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Chapter 4. .Mac Mail > Two Ways to Check Your .Mac Mail

4.1. Two Ways to Check Your .Mac Mail

One of the best parts of having a Mac.com email address is that you have two options for checking your mail: you can either configure your mail client (such as Mail.app, Entourage, Mailsmith, or Eudora) to check and download your mail, or you can opt to check your mail on the Web via Mac.com's Mail service (formerly known as WebMail).

The .Mac email servers use the Internet Mail Access Protocol (IMAP) for managing access to your email. Without getting technical, IMAP keeps your email on the server, which makes it easy to get at from anywhere, including from Windows or other Unix-based systems. All of your mail stays on the server, even after you've moved an email message to the trash. This means that you need to manage your email carefully to ensure that you don't exceed the mail storage limit of 15 MB that comes standard with every .Mac account.

The other option is that you can configure your email application (such as Mail, Entourage, Mailsmith, or Eudora) to download your email from the .Mac mail servers using the Post-Office Protocol, more commonly known as POP. When you use POP, all of the email will download to your computer when you check mail. Basically, you will be using the .Mac servers as a go-between for sending and receiving mail, rather than storing the mail on the server side.

IMAP Versus POP — Which Is Best for Me?

As you can see, it appears that you have only two options for checking your .Mac Mail: IMAP or POP. But how do you know what's best for you?

The advantage to using IMAP is that your mail is always available from one central location: the .Mac mail servers. Your mail is automatically backed up by Apple, and you don't have to worry about the mail taking up huge amounts of space on your hard drive.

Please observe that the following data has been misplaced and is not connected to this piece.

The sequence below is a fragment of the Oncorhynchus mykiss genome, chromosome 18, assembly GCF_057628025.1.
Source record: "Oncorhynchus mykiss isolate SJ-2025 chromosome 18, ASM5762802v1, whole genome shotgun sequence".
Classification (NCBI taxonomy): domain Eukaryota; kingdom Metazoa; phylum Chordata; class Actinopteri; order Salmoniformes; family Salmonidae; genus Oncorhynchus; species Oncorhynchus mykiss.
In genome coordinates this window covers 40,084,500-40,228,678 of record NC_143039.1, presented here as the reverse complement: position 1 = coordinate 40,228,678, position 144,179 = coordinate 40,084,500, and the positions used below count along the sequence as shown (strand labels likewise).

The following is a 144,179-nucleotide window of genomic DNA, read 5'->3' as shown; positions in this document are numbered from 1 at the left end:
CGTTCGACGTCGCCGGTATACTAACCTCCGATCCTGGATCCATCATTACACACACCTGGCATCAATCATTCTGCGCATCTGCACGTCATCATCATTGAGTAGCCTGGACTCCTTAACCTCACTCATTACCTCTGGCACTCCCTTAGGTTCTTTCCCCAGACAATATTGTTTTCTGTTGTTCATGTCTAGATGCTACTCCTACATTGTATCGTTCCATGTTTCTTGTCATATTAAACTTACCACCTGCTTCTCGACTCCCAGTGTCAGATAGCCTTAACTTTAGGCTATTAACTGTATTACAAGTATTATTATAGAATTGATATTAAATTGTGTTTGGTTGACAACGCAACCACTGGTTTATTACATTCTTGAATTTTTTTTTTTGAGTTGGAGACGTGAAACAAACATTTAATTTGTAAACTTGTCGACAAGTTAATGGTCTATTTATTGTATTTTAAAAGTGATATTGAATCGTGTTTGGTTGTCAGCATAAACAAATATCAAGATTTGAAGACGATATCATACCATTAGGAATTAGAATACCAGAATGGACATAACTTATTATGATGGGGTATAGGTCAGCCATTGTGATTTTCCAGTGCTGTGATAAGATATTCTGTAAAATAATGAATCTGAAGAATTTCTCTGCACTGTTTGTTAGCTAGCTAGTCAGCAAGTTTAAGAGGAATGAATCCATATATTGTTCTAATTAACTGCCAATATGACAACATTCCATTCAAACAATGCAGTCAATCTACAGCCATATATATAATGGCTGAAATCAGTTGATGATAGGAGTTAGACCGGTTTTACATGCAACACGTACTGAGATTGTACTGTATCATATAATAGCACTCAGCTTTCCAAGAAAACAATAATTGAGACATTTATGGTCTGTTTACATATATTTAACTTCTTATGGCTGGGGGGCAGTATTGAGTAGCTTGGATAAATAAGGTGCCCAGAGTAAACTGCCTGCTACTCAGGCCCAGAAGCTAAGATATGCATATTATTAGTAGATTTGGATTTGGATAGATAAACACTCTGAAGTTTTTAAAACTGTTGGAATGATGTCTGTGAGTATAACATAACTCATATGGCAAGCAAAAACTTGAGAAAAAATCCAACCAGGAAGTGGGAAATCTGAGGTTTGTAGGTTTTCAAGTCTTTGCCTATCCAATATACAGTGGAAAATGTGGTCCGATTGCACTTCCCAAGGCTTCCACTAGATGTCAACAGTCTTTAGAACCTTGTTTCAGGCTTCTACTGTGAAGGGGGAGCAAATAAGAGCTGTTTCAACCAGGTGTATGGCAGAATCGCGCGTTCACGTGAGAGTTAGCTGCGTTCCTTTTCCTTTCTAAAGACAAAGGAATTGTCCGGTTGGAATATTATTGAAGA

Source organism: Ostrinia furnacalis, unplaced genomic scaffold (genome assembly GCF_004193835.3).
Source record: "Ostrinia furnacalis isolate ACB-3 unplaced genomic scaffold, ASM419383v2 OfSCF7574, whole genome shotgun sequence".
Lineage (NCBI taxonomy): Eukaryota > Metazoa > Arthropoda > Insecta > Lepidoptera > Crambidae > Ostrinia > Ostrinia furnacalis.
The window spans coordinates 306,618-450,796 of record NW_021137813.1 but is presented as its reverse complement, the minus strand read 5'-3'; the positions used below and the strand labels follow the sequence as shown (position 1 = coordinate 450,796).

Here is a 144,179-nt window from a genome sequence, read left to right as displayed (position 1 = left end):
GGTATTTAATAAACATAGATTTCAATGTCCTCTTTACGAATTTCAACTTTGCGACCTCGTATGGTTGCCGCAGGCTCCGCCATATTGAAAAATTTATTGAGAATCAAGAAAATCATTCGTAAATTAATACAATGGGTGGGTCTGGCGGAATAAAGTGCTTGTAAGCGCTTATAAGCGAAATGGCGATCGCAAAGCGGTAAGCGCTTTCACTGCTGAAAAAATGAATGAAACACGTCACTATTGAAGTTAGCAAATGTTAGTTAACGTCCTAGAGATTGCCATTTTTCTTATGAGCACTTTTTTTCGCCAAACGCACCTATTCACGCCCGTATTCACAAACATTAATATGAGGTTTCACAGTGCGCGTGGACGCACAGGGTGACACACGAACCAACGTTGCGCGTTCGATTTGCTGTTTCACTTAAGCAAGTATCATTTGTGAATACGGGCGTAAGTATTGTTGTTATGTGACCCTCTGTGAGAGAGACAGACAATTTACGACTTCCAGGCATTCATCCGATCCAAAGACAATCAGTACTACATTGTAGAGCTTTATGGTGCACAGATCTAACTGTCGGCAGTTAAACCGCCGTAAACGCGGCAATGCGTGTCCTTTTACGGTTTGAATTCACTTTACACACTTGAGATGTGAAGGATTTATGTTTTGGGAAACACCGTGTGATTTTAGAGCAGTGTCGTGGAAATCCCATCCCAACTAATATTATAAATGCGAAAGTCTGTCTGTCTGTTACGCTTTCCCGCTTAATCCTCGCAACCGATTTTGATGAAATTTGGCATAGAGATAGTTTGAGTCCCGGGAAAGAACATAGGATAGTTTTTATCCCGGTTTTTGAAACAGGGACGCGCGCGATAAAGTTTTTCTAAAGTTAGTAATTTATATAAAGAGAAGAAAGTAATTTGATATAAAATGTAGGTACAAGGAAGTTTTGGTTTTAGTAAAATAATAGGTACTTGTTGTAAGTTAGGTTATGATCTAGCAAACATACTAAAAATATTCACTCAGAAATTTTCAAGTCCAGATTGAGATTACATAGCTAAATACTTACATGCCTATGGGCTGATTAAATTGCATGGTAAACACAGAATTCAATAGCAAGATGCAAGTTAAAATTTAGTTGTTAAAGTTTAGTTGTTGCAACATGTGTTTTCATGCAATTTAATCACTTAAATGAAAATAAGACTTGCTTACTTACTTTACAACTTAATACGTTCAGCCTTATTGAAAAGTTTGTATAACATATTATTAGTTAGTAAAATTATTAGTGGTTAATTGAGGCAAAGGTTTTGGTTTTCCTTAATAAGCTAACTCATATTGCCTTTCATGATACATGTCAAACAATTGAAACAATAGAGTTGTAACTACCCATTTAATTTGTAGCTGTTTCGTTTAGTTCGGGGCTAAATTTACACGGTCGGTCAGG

POP on the other hand, downloads the mail to your computer and stores it on your hard drive. That means that your mail is always on your system when you need it, but it also means that you'll need to allow for drive space to store your mail, and that you will need to back up your mail on a regular basis. The one advantage POP has over IMAP is that your .Mac mail will download from Apple's servers onto your computer, which helps you keep under that 15 MB email storage limit.

Which solution you choose—IMAP or POP—is really up to you, and you should seriously consider your options. I use a combination of both IMAP and POP. Since I spend most of my day working in email from work, I have my PowerBook configured to use my work email address (chuck@oreilly.com) as my primary email account, and my PowerMac at home configured to use my .Mac email account (chuckdude@mac.com) as a POP account. Of course, this means that I can't get at a message I've already downloaded to my Mac at home, but that's the choice I've made and the price I've paid.

Refer back to Chapter 1 for instructions on how to configure Mac OS X's Mail application to use POP for accessing your .Mac email.

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